#2. Don't try to manipulate God. How often each of us gets trapped into treating God like an errand boy whom we send out with our shopping list. We all know how tempting that is. "Will you please heal my Dad." "Will you please mend the relationship between my sister and brother-in-law." "Will you please give my Congressional representative a little common sense." "Can you please keep my kids from screwing up their lives."

And beyond these general instructions to God, we share what we believe to be the proper strategy to rectify the situation. Somehow if God could almost attach strings to someone's life and make it all come out in the perfect way we visualize. Certainly we all rejoice when things turn out exactly as we had prayed. But none of us can get down in the pits when our desired outcome doesn't result and doesn't follow the blueprint which we thought best.

People die and we don't set the time or situation. People feel abandoned. People sin and our young people may make stupid choices and our older people may become self-indulgent and couples may clash to the point of destruction. But that does not mean God has forsaken us.

God loves each and every one of us in unshakable ways. God heals each of us in mysterious ways. God never abandons even though it sometimes takes a long and rugged journey for us to understand that fact. We cannot manipulate God to do our will.

#3. Don't negotiate with God. Haven't we all heard and sometimes get caught in the game of "Let's make a deal." "Listen God, if you'll do this for me, I'll never again do such and such."

You heard such a negotiation in the Old Testament lesson this morning. Abraham tries to get God to save the city of Sodom from destruction. God knows what's going on in that city and the full extent of its corruption. But God lets Abraham do his almost comical bargaining. He finally gets down to ten righteous people, but it turns out there are only four -- Lot, his wife and two daughters -- not even the son-in-laws. Even of these four, Lot's wife turns back longing for the city's life and the daughters get their father drunk to have children by him. The whole culture was rotten and Abraham couldn't succeed in saving the city.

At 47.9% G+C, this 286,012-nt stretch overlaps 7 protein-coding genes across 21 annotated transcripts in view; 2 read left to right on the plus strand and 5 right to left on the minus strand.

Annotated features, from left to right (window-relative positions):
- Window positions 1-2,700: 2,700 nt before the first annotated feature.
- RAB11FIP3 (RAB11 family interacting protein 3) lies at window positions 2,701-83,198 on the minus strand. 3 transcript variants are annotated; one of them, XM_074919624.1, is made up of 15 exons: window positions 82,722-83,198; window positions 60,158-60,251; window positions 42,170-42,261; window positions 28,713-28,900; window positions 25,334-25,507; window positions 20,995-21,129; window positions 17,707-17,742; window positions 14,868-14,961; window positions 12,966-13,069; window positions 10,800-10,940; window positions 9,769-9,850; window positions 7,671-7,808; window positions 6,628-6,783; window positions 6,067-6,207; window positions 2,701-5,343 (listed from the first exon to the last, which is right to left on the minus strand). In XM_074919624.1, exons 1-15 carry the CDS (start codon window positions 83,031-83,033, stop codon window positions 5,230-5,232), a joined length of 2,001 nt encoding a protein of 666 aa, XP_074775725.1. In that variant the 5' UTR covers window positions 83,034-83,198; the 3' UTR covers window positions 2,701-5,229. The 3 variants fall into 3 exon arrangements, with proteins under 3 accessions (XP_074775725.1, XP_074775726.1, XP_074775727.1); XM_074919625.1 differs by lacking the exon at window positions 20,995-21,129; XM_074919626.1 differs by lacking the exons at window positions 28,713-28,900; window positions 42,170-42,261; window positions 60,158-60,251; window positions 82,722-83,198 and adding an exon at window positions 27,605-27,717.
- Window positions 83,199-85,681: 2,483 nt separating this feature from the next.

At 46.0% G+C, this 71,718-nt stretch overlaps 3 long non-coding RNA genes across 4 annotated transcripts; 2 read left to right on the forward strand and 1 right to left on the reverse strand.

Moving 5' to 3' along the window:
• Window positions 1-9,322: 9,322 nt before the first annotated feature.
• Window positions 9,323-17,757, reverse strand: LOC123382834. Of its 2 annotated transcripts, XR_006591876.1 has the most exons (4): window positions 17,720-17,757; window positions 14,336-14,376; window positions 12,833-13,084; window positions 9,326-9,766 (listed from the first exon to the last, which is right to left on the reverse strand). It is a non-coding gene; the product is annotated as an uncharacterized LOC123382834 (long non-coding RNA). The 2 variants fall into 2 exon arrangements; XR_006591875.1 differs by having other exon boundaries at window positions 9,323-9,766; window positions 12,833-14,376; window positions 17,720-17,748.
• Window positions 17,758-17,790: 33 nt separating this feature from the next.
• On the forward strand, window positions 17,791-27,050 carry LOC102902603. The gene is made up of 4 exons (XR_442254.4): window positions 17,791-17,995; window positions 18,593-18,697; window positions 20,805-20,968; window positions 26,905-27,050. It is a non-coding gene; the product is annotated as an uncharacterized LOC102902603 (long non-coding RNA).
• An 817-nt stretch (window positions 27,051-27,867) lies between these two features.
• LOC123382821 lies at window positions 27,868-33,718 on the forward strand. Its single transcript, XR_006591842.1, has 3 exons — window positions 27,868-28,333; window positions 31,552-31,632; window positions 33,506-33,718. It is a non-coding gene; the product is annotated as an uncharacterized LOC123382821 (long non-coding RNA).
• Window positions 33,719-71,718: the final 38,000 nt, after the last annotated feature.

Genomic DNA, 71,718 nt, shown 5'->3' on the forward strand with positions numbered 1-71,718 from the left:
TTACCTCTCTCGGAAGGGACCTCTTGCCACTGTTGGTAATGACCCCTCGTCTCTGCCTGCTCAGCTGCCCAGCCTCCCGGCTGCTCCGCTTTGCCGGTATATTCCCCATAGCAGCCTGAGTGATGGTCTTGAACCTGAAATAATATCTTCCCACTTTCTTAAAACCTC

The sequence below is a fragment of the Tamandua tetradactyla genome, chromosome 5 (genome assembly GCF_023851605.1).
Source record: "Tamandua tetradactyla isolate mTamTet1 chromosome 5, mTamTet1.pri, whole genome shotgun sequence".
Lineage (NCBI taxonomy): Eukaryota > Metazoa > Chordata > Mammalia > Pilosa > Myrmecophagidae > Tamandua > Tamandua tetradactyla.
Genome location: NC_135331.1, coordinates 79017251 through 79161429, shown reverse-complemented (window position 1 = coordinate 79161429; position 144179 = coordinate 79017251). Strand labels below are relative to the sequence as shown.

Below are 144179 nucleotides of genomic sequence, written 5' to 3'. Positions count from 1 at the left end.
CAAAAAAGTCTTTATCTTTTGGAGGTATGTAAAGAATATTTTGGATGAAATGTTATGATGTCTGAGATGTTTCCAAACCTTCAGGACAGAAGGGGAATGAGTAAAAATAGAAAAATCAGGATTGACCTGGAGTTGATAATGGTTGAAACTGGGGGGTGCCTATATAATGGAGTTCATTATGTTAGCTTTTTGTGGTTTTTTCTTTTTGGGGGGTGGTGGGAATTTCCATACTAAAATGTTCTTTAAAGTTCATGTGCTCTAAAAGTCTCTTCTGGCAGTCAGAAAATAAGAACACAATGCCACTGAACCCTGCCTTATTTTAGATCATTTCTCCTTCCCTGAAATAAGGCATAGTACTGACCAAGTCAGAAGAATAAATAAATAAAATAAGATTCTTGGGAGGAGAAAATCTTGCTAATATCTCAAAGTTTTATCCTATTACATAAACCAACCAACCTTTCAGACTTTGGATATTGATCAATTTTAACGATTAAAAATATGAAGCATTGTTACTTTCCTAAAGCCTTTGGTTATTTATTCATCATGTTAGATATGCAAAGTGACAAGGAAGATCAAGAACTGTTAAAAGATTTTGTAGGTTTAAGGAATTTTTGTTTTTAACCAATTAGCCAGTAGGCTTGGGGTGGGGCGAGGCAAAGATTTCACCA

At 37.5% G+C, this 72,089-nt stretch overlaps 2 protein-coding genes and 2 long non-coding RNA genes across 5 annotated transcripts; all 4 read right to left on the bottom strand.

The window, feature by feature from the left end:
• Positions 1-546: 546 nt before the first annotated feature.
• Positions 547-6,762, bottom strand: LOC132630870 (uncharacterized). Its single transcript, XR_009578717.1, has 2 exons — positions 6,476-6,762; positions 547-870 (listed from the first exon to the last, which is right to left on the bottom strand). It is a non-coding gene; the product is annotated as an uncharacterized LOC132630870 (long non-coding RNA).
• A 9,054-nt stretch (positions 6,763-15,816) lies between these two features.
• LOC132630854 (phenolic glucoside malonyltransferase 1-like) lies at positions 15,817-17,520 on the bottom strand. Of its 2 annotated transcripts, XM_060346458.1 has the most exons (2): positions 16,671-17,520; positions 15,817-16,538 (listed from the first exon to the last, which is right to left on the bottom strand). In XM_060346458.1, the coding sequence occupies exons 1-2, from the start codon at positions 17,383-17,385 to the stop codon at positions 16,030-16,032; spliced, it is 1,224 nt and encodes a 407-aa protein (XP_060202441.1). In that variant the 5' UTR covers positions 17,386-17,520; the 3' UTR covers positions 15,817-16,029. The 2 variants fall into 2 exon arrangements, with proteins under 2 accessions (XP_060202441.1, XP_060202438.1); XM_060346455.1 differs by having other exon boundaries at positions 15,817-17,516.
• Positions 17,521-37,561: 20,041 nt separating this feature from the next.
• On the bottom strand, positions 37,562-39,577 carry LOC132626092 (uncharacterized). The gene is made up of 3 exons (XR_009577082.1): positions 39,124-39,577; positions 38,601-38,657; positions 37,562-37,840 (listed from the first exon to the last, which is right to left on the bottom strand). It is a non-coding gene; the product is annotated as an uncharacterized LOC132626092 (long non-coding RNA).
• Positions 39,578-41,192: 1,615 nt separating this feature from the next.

God is all knowing, all understanding, and will not be detoured by our attempts to negotiate.

Well, that the three don'ts.

Don't try to educate God.

Don't try to manipulate God.

Don't negotiate with God.

Now let's consider three positive attitudes in the process of a wholesome prayer life.

#1. Be trustful of God. How we talk with God in prayer reveals a great deal about what we think of God and how God relates to us. I like the rhetorical questions that Jesus asks in his little sermonette. "Is there any one among you who, if your child asks for a fish will give a snake instead? Or if the child asks for an egg, will give a scorpion? If you then who are evil know how to give good gifts to your children, how much more will the heavenly Father give the Holy Spirit to those who ask him!"

Isn't that the key to a meaningful prayer life? We know God cares for us; we know God loves us. Is that relationship so thin that when the going gets tough we abandon our attitudes of trust?

Remember Paul's insights in Romans 8? "Who will separate us from the love of God? Will hardship, or distress, or persecution or famine, or nakedness , or peril or sword? No. In all these things we are more than conquerors through him that loved us. For I am convinced that neither death nor life, nor angels, nor rulers, not things present, nor things to come, nor powers, nor height, nor depth, nor anything else in all creation shall be able to separate us from the love of God in Christ Jesus, our Lord."